He did that with Christian Ponder as his quarterback. Teams stacked the box with eight defenders all day long, played the run, did everything they could to stop Peterson, and they couldn’t. Highlight videos from that year show him bouncing off contact way before the line of scrimmage and turning the play into a long touchdown. 

This year, his quarterback is sophomore Teddy Bridgewater, who displayed impressive accuracy and ability to make plays during his rookie year. Now, defenses can’t key in completely on Peterson. They will have to defend the pass, and running lanes should be wide open compared to what he’s used to. 

This year, he’s also coming off of a year of rest and training. Common sense would tell us that’s better than coming off of an injury, and he should be as fresh as ever. I believe he is capable of having as good a year as his record-breaking 2012 season. 

I understand the concern that he is getting older, but when it comes to running backs, usage is correlated more closely with decline in performance than age. Because Peterson experienced very little usage last year and took almost no hits, there is little cause for concern. Some may think that players need some time to shake off the rust and get back to full strength upon return.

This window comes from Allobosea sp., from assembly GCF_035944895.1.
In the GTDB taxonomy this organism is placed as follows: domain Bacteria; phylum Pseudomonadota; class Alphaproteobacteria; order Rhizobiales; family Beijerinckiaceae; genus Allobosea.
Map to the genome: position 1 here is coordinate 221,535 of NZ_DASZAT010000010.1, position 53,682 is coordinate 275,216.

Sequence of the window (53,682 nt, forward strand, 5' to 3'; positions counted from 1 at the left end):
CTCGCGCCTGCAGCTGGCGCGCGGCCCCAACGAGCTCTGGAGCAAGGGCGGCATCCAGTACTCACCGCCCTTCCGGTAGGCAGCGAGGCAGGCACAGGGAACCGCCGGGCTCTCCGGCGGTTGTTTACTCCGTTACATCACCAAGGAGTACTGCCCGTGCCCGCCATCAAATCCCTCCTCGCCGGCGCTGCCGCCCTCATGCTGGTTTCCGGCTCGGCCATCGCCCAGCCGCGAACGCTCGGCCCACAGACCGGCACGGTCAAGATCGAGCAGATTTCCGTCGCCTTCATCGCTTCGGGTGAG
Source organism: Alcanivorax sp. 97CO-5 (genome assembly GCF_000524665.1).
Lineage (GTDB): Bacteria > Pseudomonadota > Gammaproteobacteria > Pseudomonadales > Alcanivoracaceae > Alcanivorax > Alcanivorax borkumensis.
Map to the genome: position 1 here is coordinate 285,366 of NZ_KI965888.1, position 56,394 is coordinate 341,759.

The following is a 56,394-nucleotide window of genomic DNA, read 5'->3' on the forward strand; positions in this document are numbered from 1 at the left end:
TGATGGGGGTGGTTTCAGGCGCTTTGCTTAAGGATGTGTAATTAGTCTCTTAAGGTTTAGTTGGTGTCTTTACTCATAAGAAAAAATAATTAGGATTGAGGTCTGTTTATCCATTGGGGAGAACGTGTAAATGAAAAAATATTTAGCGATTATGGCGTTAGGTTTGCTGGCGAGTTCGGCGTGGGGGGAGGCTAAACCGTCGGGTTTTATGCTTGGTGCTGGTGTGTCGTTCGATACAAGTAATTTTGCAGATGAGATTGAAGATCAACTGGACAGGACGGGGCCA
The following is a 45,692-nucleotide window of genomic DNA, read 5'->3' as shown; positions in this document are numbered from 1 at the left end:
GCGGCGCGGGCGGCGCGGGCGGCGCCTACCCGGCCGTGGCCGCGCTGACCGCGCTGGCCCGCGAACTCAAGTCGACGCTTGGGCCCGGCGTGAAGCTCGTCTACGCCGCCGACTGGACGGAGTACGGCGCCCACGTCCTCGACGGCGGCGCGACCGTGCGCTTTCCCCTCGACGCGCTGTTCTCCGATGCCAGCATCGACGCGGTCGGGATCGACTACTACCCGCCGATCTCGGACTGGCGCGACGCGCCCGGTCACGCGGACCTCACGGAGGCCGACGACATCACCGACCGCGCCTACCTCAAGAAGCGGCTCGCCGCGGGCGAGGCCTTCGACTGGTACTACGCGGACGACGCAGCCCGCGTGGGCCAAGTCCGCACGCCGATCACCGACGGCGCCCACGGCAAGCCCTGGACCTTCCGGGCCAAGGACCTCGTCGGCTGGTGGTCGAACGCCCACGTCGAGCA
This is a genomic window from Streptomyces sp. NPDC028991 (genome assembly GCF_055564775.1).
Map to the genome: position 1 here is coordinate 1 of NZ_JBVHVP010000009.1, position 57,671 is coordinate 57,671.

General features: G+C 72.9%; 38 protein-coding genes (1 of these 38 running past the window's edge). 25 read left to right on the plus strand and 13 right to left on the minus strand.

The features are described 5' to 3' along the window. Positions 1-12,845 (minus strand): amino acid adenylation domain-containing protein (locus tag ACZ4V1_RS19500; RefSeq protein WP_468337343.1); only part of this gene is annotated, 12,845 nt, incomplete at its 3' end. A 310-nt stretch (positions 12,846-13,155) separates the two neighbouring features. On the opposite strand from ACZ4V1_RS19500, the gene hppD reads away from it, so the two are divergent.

That’s understandable, but Peterson has run the ball thousands of times in the NFL. He will be fine; he will be rested and ready for that first carry of the season, and you will regret it if you pass on the chance to take him. 

Bell could also be that home run. He’s young, had a fantasy season for the ages last year, and looks primed for another in the Steelers’ high scoring offense that returns just about everyone. However, he’s suspended for the first couple games of the year and has only had one incredible fantasy season compared to Peterson’s many. 

Those factors serve as a tiebreaker of sorts, so he is a close number two for me. It should be easy to see why Lynch isn’t the home run. He’s consistent, finishing in the top five the past two years in fantasy points for running backs. But he wasn’t in the top three in either of those years, and there is reason to believe he’s due for a step back fantasy-wise. 

He admitted that he considered retirement before this season. With his bruising style of running, you can imagine he is feeling the hits taking their toll on his body and wearing it down. The Seahawks also added red zone magnet Jimmy Graham, who is sure to take a few potential touchdowns away from Lynch this year. Bell and Lynch, although great backs to have, are not #1.

If you have the #1 overall pick, this is no time to play it safe. In a league of 10, you’ll get it once every ten years on average. A once-in-a-decade opportunity doesn’t call for a safe pick; it calls for a once-in-a-decade player, like Peterson. Good luck this season, and make the most out of your #1 pick (or take advantage if you pick behind someone who doesn’t).